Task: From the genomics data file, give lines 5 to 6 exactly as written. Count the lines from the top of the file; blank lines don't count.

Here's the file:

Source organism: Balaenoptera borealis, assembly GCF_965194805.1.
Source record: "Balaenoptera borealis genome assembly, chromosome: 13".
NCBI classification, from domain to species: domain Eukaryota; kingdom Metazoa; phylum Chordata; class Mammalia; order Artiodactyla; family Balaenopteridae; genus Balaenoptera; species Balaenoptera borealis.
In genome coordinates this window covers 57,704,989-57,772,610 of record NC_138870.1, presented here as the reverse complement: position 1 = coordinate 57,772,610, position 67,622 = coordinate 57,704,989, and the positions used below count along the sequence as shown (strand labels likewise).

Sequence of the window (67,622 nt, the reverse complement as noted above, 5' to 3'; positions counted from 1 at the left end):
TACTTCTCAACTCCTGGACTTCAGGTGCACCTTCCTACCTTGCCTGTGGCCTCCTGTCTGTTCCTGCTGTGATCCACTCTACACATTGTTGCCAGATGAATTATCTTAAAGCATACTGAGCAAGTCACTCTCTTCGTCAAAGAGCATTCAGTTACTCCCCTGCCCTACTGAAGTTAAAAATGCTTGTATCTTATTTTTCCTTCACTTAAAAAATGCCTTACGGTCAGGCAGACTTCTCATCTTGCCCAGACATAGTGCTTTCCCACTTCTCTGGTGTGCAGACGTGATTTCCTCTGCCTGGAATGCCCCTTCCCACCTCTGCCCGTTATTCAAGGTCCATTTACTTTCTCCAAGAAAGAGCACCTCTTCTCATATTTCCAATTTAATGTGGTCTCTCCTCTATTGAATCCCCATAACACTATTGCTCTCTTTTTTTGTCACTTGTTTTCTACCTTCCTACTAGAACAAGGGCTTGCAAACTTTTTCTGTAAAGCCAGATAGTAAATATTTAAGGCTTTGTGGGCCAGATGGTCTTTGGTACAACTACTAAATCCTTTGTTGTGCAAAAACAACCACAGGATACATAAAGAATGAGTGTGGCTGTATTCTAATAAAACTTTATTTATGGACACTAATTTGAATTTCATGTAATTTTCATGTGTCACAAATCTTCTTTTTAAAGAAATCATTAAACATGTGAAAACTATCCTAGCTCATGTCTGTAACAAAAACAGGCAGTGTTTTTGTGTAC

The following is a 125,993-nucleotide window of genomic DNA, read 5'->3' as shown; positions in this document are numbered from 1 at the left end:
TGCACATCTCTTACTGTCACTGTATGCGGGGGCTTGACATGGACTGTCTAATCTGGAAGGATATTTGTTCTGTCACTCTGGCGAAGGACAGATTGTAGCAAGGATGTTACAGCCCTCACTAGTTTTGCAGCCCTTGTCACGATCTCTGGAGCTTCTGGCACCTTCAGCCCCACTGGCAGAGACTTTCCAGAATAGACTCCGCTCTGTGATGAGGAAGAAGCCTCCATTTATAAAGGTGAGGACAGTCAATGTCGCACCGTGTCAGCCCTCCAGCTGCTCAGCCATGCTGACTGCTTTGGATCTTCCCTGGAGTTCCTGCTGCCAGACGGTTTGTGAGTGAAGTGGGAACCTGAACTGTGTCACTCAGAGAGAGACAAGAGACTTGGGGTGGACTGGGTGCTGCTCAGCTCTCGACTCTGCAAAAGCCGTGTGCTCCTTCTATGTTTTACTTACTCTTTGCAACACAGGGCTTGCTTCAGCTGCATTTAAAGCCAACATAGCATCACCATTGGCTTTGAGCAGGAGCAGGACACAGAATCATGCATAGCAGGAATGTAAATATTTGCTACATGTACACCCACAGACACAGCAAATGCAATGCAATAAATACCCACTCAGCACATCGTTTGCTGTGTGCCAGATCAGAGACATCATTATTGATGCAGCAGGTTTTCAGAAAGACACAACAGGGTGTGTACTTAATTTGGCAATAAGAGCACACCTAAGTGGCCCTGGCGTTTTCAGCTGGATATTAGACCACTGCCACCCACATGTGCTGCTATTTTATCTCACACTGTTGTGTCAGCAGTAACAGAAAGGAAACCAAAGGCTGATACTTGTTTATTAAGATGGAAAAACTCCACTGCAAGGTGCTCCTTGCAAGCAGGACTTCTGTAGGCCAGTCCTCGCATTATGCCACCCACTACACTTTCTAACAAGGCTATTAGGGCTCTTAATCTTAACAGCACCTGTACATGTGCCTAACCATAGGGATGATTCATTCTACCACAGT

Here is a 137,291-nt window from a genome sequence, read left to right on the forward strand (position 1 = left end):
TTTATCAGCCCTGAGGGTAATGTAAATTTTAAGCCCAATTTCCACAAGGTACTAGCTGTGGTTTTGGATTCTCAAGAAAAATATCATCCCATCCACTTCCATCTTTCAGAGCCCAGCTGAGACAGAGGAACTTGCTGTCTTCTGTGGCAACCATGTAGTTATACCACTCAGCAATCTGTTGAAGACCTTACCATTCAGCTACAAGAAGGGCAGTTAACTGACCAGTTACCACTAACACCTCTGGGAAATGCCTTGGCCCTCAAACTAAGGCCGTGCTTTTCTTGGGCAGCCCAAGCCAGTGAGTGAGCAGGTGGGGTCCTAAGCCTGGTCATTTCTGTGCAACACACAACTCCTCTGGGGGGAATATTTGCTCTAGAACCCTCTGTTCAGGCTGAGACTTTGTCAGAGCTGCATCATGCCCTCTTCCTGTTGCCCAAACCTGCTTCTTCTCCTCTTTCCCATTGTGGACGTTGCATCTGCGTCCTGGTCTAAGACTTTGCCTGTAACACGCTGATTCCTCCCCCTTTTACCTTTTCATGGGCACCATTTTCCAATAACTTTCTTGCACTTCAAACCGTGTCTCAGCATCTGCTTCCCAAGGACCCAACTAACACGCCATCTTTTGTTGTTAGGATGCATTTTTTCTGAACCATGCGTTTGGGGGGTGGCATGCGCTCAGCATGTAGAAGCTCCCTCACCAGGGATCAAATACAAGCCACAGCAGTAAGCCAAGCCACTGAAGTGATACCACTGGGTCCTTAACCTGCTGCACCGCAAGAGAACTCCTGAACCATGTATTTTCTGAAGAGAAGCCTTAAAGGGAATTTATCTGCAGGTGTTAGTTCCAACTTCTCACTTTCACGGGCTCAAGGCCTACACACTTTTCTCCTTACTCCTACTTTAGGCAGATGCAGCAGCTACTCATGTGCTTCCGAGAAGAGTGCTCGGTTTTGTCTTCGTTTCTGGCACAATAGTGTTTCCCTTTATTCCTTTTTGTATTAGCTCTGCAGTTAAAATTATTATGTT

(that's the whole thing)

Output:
Sequence of the window (67,622 nt, the reverse complement as noted above, 5' to 3'; positions counted from 1 at the left end):
TACTTCTCAACTCCTGGACTTCAGGTGCACCTTCCTACCTTGCCTGTGGCCTCCTGTCTGTTCCTGCTGTGATCCACTCTACACATTGTTGCCAGATGAATTATCTTAAAGCATACTGAGCAAGTCACTCTCTTCGTCAAAGAGCATTCAGTTACTCCCCTGCCCTACTGAAGTTAAAAATGCTTGTATCTTATTTTTCCTTCACTTAAAAAATGCCTTACGGTCAGGCAGACTTCTCATCTTGCCCAGACATAGTGCTTTCCCACTTCTCTGGTGTGCAGACGTGATTTCCTCTGCCTGGAATGCCCCTTCCCACCTCTGCCCGTTATTCAAGGTCCATTTACTTTCTCCAAGAAAGAGCACCTCTTCTCATATTTCCAATTTAATGTGGTCTCTCCTCTATTGAATCCCCATAACACTATTGCTCTCTTTTTTTGTCACTTGTTTTCTACCTTCCTACTAGAACAAGGGCTTGCAAACTTTTTCTGTAAAGCCAGATAGTAAATATTTAAGGCTTTGTGGGCCAGATGGTCTTTGGTACAACTACTAAATCCTTTGTTGTGCAAAAACAACCACAGGATACATAAAGAATGAGTGTGGCTGTATTCTAATAAAACTTTATTTATGGACACTAATTTGAATTTCATGTAATTTTCATGTGTCACAAATCTTCTTTTTAAAGAAATCATTAAACATGTGAAAACTATCCTAGCTCATGTCTGTAACAAAAACAGGCAGTGTTTTTGTGTAC